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Iago ap Beli

Iago ap Beli
Born about 540AD; son of Beli ap Rhun.
Iago ap Beli was King of Gwynedd (reigned c. 599 – c. 616).
Little is known of him or his kingdom from this early era, with only a few anecdotal mentions of him in historical documents.

Iago ap Beli (Latin: Iacobus Belii filius. English: Saint James son of Beli) was the son and successor of King Beli ap Rhun, and is listed in the royal genealogies of the Harleian genealogies and in Jesus College MS. 20. The only other record of him is the note of his death, which occurred in the same year as the Battle of Chester (Welsh: Gwaith Caer Lleon), with no connection between Iago's death and the famous battle,[3] and with no evidence that Gwynedd had any part in the battle. He would be succeeded as king by his son, Cadfan ap Iago.

The 1766 publication of Henry Rowlands's Mona Antiqua Restaurata says that the archives of the cathedral at Bangor mention Iago as having founded a deanery there (' Iago ap Beli Rex Decanatu Ecclesiam ditavit '). However, correctness of the archive's assertion is challenged in Haddan and Stubbs' authoritative Councils and Ecclesiastical Documents Relating to Great Britain and Ireland, where it is noted that "the earliest historical testimony to a Dean at Bangor is 1162".

In the medieval Welsh Triads, the death of King Iago ap Beli is described as the result of an axe-blow by one of his own men, a certain Cadafael Wyllt (English: Cadafael the Wild). In his Celtic Britain, John Rhys notes that the Annals of Tigernach mention Iago's death and use the word dormitat (or dormitato, meaning sleep in the sense of a euphemism for death), contradicting the notion of a violent death. Further, as the word dormitato was generally used in reference to clerics, it is possible that Iago resigned his kingship and thereafter led a clerical life.

The largely fictional stories of ancient Britain written by Geoffrey of Monmouth use the names of many historical personages as characters, and the use of these names is a literary convenience made in order to advance the plot of Geoffrey's stories. One of these stories uses the names of Iago's son Cadfan and other contemporary people, telling of how a certain Edwin spent his exiled youth in Gwynedd, growing up alongside Iago's grandson, the future King Cadwallon. There is no historical basis for this story, as is readily acknowledged in the preface of works on the subject.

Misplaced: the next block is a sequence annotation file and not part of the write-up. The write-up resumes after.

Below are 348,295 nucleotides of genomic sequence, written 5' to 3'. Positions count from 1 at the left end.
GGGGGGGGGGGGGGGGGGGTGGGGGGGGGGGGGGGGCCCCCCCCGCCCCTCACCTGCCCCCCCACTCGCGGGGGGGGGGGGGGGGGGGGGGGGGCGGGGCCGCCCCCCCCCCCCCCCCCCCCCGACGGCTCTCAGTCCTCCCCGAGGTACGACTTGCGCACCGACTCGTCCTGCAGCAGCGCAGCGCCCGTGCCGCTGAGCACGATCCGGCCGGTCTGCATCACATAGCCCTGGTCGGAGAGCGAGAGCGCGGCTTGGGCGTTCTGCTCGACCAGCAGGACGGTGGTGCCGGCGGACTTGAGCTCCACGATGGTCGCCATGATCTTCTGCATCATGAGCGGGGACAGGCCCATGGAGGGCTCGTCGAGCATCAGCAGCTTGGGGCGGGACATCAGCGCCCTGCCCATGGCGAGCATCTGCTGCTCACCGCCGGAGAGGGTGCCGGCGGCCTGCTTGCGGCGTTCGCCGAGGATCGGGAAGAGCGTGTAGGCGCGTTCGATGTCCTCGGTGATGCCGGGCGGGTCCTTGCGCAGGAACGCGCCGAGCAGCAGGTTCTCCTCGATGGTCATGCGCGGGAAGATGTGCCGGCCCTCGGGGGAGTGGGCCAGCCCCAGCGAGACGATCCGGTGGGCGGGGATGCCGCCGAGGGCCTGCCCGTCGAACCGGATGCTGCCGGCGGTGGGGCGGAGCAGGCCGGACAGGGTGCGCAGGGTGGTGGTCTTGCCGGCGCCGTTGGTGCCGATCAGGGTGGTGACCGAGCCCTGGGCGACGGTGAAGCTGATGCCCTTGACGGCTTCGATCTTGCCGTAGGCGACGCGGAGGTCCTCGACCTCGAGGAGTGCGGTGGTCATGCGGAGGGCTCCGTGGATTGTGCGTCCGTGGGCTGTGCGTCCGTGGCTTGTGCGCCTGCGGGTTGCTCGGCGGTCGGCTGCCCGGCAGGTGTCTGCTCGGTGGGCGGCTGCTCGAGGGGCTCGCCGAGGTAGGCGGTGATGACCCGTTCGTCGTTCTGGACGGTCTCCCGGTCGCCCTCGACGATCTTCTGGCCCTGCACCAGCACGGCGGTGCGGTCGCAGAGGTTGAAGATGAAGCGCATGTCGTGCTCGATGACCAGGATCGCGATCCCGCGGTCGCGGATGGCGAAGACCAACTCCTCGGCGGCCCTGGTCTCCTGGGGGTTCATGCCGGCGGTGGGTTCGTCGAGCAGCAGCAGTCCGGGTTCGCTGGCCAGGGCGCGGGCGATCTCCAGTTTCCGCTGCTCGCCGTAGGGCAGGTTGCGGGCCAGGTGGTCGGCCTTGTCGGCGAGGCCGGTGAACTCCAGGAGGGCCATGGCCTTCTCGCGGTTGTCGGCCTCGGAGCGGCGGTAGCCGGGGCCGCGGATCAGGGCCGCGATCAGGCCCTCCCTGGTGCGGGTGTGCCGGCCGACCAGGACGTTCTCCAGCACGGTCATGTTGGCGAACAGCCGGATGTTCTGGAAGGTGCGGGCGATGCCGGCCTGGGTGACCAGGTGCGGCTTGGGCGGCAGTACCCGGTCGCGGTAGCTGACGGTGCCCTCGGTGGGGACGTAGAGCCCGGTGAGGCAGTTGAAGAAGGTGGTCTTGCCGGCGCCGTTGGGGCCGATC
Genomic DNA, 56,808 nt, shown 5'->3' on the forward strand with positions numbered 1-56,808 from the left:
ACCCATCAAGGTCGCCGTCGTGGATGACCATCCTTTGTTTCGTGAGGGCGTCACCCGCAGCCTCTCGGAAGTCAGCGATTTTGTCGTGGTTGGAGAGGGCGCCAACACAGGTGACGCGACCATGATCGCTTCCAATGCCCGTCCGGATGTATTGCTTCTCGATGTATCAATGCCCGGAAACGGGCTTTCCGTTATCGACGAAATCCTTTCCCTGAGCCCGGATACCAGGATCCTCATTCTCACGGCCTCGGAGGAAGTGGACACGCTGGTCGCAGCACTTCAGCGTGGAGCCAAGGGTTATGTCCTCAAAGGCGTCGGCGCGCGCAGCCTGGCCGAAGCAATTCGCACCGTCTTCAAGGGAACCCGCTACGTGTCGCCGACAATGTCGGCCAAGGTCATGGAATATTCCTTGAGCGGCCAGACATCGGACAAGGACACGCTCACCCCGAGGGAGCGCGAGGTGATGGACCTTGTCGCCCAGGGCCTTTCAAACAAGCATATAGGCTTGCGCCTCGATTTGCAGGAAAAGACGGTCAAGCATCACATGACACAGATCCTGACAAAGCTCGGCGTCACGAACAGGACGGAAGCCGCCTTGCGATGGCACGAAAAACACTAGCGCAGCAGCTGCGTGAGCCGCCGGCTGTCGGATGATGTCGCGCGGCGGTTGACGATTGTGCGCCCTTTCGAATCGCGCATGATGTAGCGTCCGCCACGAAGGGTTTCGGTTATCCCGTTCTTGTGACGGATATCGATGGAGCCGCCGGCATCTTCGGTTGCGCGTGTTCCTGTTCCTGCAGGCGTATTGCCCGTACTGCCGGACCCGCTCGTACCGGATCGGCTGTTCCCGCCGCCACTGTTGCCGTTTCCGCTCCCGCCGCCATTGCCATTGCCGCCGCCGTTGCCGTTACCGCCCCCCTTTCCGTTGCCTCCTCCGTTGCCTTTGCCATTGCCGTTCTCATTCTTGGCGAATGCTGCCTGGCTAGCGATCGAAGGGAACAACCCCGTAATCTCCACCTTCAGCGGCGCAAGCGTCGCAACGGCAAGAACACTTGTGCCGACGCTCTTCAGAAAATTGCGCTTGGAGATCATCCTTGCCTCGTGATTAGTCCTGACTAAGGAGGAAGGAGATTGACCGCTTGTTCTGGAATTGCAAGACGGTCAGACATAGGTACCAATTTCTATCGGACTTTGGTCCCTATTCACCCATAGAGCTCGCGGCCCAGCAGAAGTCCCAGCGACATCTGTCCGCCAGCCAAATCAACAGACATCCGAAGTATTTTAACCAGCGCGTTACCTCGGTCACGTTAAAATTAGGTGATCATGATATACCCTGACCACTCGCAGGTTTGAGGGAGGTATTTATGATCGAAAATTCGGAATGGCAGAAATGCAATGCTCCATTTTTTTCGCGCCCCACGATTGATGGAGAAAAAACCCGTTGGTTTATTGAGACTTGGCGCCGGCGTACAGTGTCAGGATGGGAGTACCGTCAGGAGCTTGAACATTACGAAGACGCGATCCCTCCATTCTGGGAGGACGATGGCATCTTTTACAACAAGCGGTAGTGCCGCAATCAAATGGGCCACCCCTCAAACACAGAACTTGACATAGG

Nevertheless, a "traditional" story arose blending Geoffrey's fiction with known history, implying that the future King Edwin of Northumbria had actually spent his youth in Gwynedd, growing up alongside Iago's grandson, the future King Cadwallon. In point of fact, Cadwallon and Edwin were enemies with no known youthful connections: King Edwin invaded Gwynedd and drove King Cadwallon into exile, and it would be Cadwallon, in alliance with Penda of Mercia, who would ultimately defeat and at kill Edwin in 633 at the Battle of Hatfield Chase (Welsh: Gwaith Meigen). The story that they had spent an idyllic youth together may have had a romantic appeal.

What is known from history is that in 588 King Ælla of Deira died, and Æthelfrith of Bernicia took the opportunity to invade and conquer Deira, driving Ælla 's 3-year old infant son, the future Edwin of Northumbria, into exile. Edwin would eventually ally himself with Rædwald of East Anglia in 616, defeating and killing Æthelfrith and becoming one of Northumbria's most successful kings. Edwin's life in exile is unknown, and there is no historical basis for placing him in Gwynedd.

Iago died c. 616.

Citations[edit] WIFE:

CHILDREN of Iago ap Beli:
  1. Cadfan ap Iago,


Iago ap Beli
Cadfan ap Iago
Cadwallon ap Cadfan
Cadwaladr ap Cadwallon
Idwal Iwrch ap Cadwaladr
Rhodri Molwynog ap Idwal
Cynan Dindaethwy ap Rhodri
Ethyllt ferch Cynan married Gwriad ap Elidyr
Merfyn Frych
           Rhodri Mawr (The Great) married Angharad ferch Meurig
    |                                                                    |
Cadell ap Rhodi                                              Anarawd ap Rhodri, King of Gwynedd     
Hywel Dda and Elen ferch Llywarch
Angharad ferch Hywel Dda and Tudor Trevor
Dyngad ap Tudor Trevor and Sissely 
Rhiwallon ap Dyngad. 
Caragdog ap Rhiwallon. 
Breichiol ap Caradog. 
Pyll ap Breichiol (c1060-?).
Meurig ap Pyll (c1095-?). 
Caradog of Penrhos. (c1125-?). 
Iorwerth ap Caradog and Alis ferch Bleddyn. (c1160-?).
Adam Gwent and (miss) de Seymour
John ap Adam  (Adam Fynchan)
(Sir) John ap Adam and Elizabeth de Gournay
(Sir) Thomas ap Adam and Joan Inge
William ap Adam
John ap Adam
Thomas ap Adam
John ap Adam
(Sir) John ap Adams  (He added the "s" to the name, and so his descendants use Adams instead of Adam)
Roger Adams
Thomas Adams
John Adams
John Adams
John Adams
Richard Adams and Margaret Armager
Robert Adams and Elizabeth Sharlon
Robert Adams and Eleanor Wilmot
Elizabeth Adams and Edward Phelps
Samuel Phelps and Sarah Chandler
John Phelps and Sarah Andrews
John Phelps and Deborah Lovejoy
Samuel Phelps and Margaret Nevins
Ebenezer Ferrin and Lydia Phelps
Samuel Ferrin and Sally Clotilda Powell
Lydia Powell Ferrin and George William Washington Williams
George William Williams and Harriett Thurston
Minnie Williams and Clive Vernon Tenney
Mildred Ella Tenney and Glenn Russell Handy
Deborah Lee Handy and Rodney Allen Morris